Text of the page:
SUPPORT THIS INDEPENDENT JOURNALISM
The article you’re about to read is from our reporters doing their important work — investigating, researching, and writing their stories. We want to provide informative and inspirational stories that connect you to the people, issues and opportunities within our community. Journalism requires lots of resources. Today, our business model has been interrupted by the pandemic; the vast majority of our advertisers’ businesses have been impacted. That’s why The Capistrano Dispatch is now turning to you for financial support. Learn more about our new Insider’s program here. Thank you.
By Collin Breaux | Twitter: @collin_breaux
Given downtown San Juan Capistrano’s popularity with visitors and locals, the city is planning to expand parking spaces adjacent to the existing Ramos Street lot near the corner of Paseo Adelanto—particularly for employees of the area’s restaurants and businesses.
However, one nearby resident takes issue with possible effects from the new parking spots.
Dave Hutchins, who has lived on Ramos Street since 2004, is concerned about dust being kicked up by vehicles, noise, and bright lighting that could be installed as part of the expansion—all of which he feels would intrude onto his property.
“I rarely sit on the front porch anymore,” Hutchins said. “The lights come in at night and light up the stairwell.”
New LED lights were put up during a previous expansion of the Ramos Street lot last summer.
Hutchins—who said the lot is 100 feet away from his dining room table and affects the other side of his living area—also feels the city did not adequately reach out to Los Rios Historic District residents before plans were set in motion for this recent phase.
“This got proposed and accepted but was snuck in,” Hutchins said. “They didn’t give us an opportunity to voice our concerns. No yellow cards were sent out. Blame it on COVID.”
When reached for comment in response to Hutchins’ remarks, Public Works Director Tom Toman said staff has been in communication with neighboring property owners, including Hutchins, to answer questions and receive comments regarding the project—and he looks forward to continued feedback throughout the design process to ensure any concerns are heard and corresponding mitigation efforts described.
“The expansion project, currently in preliminary design, will be constructed on the vacant city-owned parcel adjacent to the existing Ramos Street public parking lot north of Los Rios Park,” Toman said. “In addition to parking spaces, the project will include a new pedestrian connection point to Los Rios Park, focused security lighting and an ample landscape buffer including new trees to mitigate potential impacts to adjacent properties.”
Staff anticipates the expanded parking lot will be constructed and available for public use in late fall 2021, Toman said. The project will accommodate 60 to 70 additional parking spaces, and was approved by the city council in March.
Hutchins has also frequently spoken about his concerns during local government meetings and personally communicated with city representatives. Asked what he wants to see happen going forward, Hutchins said the city plans to look at buffer zones/berms and plantings to mitigate noise and lighting issues.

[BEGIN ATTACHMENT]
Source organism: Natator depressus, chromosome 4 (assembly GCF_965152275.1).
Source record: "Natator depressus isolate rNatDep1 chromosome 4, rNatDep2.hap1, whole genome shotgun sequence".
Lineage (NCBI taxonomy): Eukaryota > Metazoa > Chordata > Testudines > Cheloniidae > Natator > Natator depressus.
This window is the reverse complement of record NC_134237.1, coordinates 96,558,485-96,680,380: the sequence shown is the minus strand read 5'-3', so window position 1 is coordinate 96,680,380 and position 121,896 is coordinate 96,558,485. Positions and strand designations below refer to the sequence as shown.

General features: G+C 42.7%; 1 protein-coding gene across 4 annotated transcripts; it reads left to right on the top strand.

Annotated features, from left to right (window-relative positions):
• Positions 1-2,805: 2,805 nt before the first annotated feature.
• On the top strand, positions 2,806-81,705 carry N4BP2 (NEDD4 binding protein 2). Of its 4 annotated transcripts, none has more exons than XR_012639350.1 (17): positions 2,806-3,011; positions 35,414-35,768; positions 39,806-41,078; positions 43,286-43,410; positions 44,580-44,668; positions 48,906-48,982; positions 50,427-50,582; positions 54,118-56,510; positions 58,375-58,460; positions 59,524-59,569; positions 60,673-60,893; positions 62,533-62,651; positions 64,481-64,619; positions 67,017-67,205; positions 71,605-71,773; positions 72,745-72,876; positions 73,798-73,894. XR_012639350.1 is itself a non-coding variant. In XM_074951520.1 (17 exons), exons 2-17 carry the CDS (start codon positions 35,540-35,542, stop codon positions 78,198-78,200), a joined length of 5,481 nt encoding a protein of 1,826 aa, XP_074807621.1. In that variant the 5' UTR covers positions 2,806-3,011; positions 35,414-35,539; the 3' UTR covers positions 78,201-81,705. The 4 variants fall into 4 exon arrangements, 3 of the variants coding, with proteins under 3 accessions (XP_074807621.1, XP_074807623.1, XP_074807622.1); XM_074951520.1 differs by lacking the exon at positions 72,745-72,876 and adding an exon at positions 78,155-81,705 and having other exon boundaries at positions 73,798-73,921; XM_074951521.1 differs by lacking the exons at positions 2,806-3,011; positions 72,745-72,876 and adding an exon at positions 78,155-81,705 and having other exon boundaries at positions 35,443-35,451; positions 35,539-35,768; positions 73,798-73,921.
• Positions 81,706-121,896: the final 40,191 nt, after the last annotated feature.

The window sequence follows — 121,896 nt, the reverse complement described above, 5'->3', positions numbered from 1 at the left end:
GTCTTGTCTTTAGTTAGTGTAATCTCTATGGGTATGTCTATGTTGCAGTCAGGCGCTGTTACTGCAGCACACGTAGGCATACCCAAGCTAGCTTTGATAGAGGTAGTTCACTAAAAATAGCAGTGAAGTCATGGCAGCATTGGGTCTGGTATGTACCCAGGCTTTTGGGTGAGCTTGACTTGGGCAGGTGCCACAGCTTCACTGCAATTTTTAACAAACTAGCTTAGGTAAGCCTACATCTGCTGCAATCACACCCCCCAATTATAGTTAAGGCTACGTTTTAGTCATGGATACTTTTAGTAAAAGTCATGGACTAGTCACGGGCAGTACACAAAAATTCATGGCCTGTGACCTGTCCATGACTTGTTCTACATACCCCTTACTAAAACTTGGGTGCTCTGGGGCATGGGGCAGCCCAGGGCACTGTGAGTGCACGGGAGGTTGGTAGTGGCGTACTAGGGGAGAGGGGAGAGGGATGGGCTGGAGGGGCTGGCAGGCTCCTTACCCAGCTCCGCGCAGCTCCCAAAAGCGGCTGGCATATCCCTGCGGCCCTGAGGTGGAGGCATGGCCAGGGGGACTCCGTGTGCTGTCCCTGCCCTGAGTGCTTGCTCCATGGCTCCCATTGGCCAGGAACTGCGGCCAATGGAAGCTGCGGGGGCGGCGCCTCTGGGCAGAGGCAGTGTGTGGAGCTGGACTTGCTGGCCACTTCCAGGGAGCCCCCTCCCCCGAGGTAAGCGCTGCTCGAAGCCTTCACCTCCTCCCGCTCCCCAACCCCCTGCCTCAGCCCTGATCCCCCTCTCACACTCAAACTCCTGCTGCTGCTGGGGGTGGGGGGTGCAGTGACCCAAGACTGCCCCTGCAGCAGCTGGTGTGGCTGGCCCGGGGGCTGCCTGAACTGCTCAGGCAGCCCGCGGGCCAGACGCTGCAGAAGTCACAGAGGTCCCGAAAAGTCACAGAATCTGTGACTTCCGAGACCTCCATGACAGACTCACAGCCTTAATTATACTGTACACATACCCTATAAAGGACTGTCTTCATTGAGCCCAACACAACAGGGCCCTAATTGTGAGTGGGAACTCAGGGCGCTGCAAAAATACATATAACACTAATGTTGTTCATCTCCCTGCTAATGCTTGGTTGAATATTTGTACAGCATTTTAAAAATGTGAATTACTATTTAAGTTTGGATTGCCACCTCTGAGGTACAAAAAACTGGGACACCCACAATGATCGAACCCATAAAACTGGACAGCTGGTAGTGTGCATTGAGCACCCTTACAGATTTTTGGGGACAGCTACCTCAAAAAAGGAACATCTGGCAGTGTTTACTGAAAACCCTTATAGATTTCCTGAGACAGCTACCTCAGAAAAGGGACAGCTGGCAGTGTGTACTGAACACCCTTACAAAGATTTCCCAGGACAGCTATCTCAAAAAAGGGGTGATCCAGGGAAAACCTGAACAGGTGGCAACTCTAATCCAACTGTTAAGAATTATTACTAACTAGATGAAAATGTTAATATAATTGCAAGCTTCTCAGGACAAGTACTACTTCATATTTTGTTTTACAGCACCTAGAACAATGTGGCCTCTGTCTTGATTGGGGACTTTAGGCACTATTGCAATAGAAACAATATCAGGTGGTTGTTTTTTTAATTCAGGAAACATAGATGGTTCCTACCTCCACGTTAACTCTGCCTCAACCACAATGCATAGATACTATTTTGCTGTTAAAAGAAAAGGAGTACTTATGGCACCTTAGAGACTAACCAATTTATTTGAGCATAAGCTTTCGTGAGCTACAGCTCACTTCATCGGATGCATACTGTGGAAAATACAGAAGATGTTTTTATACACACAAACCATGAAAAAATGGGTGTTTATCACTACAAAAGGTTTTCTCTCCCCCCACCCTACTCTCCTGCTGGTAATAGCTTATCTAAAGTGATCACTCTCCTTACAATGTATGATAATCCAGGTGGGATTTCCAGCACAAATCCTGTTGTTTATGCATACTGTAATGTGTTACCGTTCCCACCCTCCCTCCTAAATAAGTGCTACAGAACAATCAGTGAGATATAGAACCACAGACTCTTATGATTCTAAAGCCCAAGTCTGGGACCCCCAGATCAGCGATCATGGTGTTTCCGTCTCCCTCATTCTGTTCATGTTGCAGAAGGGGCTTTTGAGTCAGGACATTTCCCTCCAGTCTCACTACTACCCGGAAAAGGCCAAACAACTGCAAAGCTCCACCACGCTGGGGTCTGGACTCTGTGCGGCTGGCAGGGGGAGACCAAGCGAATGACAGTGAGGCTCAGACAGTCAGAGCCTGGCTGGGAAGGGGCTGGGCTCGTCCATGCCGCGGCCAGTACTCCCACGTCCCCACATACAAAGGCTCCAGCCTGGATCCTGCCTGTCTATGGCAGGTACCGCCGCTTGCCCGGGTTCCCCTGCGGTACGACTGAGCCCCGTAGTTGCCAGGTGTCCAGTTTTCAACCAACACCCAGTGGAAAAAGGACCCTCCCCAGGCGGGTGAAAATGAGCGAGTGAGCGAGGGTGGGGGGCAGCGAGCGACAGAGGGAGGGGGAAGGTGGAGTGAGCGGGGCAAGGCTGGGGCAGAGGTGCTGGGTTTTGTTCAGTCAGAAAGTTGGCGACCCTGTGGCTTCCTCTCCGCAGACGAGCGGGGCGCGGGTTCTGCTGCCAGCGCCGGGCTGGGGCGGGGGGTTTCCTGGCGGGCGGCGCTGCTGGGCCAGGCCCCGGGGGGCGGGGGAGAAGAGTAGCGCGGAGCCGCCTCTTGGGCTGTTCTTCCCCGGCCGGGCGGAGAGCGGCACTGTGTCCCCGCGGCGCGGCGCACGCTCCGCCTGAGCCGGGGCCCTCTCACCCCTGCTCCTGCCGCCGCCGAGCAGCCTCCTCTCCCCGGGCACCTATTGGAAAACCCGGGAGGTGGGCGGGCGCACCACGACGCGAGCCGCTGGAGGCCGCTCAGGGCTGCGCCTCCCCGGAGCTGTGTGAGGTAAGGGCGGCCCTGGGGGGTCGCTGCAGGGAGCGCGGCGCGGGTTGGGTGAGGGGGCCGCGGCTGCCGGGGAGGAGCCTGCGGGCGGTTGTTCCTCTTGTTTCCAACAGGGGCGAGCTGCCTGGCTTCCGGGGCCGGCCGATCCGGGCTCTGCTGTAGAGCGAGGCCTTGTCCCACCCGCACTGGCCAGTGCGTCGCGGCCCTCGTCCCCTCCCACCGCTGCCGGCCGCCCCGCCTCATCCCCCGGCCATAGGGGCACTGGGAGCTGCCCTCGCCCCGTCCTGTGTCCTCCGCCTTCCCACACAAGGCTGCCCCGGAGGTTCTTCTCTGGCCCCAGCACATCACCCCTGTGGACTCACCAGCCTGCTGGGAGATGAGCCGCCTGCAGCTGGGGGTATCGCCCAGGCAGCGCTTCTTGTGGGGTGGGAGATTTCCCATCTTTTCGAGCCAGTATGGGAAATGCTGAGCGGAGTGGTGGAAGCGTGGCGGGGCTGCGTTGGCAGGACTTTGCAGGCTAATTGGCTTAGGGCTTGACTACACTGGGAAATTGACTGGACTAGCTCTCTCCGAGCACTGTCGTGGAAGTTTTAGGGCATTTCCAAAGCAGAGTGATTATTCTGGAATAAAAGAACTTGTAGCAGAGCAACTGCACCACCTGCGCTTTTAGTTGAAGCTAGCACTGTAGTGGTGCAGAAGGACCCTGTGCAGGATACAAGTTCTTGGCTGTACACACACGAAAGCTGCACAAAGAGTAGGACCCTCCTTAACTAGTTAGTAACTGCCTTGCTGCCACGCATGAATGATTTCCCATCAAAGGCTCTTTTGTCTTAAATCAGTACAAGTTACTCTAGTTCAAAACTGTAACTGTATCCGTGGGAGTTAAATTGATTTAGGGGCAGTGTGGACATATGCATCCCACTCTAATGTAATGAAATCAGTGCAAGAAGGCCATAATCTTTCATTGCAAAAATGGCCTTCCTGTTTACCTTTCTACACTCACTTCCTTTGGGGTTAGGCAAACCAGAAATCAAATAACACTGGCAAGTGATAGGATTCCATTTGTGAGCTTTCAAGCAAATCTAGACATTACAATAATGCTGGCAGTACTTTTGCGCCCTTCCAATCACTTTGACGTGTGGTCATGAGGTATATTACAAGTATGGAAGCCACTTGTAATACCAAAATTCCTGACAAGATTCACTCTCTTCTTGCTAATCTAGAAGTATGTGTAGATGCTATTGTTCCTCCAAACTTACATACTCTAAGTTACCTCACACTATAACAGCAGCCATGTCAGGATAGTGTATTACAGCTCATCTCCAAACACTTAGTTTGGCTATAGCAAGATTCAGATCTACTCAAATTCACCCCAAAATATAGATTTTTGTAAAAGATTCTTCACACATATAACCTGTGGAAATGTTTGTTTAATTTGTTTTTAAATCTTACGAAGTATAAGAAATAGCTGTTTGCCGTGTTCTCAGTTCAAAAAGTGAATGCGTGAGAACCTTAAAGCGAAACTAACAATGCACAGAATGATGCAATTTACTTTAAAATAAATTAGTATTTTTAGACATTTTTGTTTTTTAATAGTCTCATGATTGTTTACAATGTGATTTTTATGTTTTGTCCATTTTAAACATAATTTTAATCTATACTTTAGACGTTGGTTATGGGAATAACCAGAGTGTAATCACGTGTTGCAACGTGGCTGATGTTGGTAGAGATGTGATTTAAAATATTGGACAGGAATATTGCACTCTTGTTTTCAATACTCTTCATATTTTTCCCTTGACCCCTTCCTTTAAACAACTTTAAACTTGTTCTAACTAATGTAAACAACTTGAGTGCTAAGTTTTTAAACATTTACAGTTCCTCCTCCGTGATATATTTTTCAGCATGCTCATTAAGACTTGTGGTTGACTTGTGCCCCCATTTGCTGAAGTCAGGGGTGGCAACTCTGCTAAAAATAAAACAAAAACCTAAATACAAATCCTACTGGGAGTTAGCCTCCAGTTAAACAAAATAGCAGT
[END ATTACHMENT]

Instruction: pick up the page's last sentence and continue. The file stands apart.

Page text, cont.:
“At this stage, I’m trying to make this a livable situation,” Hutchins said. “It is affecting my health, my lifestyle, and my property value.”
Hutchins said this all comes about as Los Rios Street restaurants are simultaneously requesting extended service hours and alcohol allowances under an accessory use permit process.
“Can you imagine the noise and disruption of employees getting off work into the late evening?” Hutchins said.
In related news, City Attorney Jeff Ballinger reported at the Aug. 17 council meeting that the council approved a settlement agreement with the owners of The Tea House—a restaurant on Los Rios Street near the parking lot—to resolve a property line dispute near the lot, in lieu of initiating litigation.
“Under the agreement, the parties will revise the property boundary through a lot line adjustment, recordation of quitclaim deed and construction of a new fence,” City Manager Ben Siegel said the day after the meeting. “The Tea House owner will be required to pay the cost of survey, engineering and legal to process a lot line adjustment. The city will build the new fence as part of our Ramos Street parking expansion project this fall. This settlement will allow our parking lot expansion to move forward, and increase the number of public parking spaces that can be included as part of that project.”
Hutchins said while the property line issues are resolved, The Tea House has encroached into city park land.
“Why is the city gifting .20 of an acre to a private property owner?” Hutchins said in an email. “No agenda for public discussion?”
Collin Breaux covers San Juan Capistrano and other South Orange County news as the City Editor for The Capistrano Dispatch. Before moving to California, he covered Hurricane Michael, politics and education in Panama City, Florida. He can be reached by email at email@example.com